For 8YTL you can wander the houses, shops, schools, windmills, tavernas and churches of this beautiful and serene place. Entering the houses is weird as you get a feeling of being somewhere you shouldn't be, as if someone had left their front door open and you
One of the churches has an interesting bone depository where the bones of the dead are collected after apparently being buried in a temporary grave then exhumed washed with wine and stored in the bone depository, this of course only adds to the eeriness of the entire place particularly when combined with the constant screeching of the birds coming from the church.
Bone depository at Kataponagia church in Kayakoy
Kayaköy know by the Greeks as Levissi was a town of Greek speaking Christians with a population of approximately 2000 in 1900. The town was established on the ancient Lycian site of Carmylessus after the origanal town of Levissi located on Gemiler Island was repeatedly attacked by pirates and raiders (around 700AD) forcing the population to flee inland the new Levissi prospered and grew until it was abandoned in 1923 at the end of the Greco-Turkish war. A population exchange was agreed between the Turkish and Greek governments affecting around 2 million people who were effectively de-naturalised then forcibly removed back to homelands many had not previously known.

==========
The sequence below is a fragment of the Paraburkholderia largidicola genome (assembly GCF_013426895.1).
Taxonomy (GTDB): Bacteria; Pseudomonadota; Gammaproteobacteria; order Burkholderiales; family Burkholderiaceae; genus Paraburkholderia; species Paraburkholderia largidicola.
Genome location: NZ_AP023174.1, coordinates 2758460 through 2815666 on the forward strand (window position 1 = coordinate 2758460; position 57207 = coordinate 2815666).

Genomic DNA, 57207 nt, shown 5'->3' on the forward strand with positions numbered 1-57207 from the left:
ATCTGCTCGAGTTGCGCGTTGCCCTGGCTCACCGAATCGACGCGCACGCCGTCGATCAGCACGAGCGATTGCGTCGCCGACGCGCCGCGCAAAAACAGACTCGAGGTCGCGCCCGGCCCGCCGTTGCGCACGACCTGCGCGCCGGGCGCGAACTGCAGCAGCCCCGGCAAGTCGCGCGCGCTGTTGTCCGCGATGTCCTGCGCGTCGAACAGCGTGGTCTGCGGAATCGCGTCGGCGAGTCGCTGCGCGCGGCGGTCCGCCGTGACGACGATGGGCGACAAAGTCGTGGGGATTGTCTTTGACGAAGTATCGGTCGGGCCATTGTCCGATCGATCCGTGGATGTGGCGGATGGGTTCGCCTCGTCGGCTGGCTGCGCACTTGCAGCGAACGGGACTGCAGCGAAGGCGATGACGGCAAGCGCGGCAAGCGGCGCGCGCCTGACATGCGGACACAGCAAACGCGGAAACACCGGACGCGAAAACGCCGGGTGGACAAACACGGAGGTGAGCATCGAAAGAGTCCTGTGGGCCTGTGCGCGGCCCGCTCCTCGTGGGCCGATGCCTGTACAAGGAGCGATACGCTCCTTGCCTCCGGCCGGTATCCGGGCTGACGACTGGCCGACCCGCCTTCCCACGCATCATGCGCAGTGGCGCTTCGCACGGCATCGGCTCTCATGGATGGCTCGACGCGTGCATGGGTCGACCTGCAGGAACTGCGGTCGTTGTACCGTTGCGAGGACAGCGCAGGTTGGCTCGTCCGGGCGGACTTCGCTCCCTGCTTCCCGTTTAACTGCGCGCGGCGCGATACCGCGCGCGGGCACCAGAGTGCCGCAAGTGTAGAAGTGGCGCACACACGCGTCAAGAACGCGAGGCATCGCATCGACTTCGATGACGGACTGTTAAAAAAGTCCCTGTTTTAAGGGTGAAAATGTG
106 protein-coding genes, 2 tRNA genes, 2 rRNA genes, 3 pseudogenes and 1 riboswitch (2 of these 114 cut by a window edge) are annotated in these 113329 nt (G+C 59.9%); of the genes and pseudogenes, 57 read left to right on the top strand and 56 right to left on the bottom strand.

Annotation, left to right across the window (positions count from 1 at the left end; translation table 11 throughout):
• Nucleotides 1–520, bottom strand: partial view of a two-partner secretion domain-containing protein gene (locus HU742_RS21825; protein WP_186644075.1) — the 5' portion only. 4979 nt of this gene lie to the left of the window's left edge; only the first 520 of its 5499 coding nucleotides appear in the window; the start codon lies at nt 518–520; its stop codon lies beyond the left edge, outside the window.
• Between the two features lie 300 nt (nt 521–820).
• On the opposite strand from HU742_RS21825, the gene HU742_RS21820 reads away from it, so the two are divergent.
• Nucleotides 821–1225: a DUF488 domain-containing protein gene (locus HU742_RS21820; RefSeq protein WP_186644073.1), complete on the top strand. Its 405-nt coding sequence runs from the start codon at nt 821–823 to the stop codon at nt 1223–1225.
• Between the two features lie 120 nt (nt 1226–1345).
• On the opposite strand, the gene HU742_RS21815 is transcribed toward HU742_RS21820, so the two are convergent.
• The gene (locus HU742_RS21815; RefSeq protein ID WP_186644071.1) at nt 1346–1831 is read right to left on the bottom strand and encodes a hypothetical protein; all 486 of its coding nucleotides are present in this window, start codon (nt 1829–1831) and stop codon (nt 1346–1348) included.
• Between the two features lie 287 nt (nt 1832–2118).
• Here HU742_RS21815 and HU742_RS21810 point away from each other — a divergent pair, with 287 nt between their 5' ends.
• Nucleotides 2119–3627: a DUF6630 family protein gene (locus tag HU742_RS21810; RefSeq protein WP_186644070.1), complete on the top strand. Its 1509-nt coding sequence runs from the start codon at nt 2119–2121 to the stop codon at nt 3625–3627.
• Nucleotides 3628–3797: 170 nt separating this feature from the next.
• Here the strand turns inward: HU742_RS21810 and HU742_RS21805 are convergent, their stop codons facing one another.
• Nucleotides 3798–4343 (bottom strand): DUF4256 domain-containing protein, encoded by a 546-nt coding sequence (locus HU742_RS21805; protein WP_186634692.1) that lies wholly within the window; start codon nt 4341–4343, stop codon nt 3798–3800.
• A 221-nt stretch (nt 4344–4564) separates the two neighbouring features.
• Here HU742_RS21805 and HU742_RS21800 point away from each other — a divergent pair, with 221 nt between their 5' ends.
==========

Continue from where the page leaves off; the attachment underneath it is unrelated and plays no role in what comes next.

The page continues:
Since the expulsion were based purely on peoples religious identity many of the 'Greeks' that were removed from Turkey were Turkish speaking Christians likewise some of the expelled 'Turks' were Greek speaking Muslims.Kayaköy were mostly farmers from Macadonia who were ill suited to the town and not used to the climate. They were also scared by rumours that the departing Greeks had poisioned the wells, they mostly migrated to other parts of Turkey in search of suitable farmable land leaving Kayaköy empty.
Greeks and Turks had lived side by side in Kayaköy for years with the Turks occupying the valley floor and farming for a living and the Greeks occupying the town on the hillside and were mostly professional tradesman.
Today in Kayakoy there remains about 500 hundred houses plus two Greek orthodox church's, school, shops, tavernas and 17th century water fountain. The town is protected by the Turkish government and it is rumoured they intend to do a large-scale restoration. Kayaköy was adopted by UNESCO as a World Friendship and Peace Village.
It is easy To find a day trip to Kayakoy from Olu Deniz, Fethiye or Hisaronu. It is easily accessible by car. There is also an hourly Dolmus that runs between Hisaronu and Kayakoy. We choose to stay there for a couple of nights as it is peaceful and uncrowned. There are a few pensions in the valley all of which are very reasonably priced. We stayed at the Selcuk pension which had some nice balcony rooms that overlooked the valley and deserted town.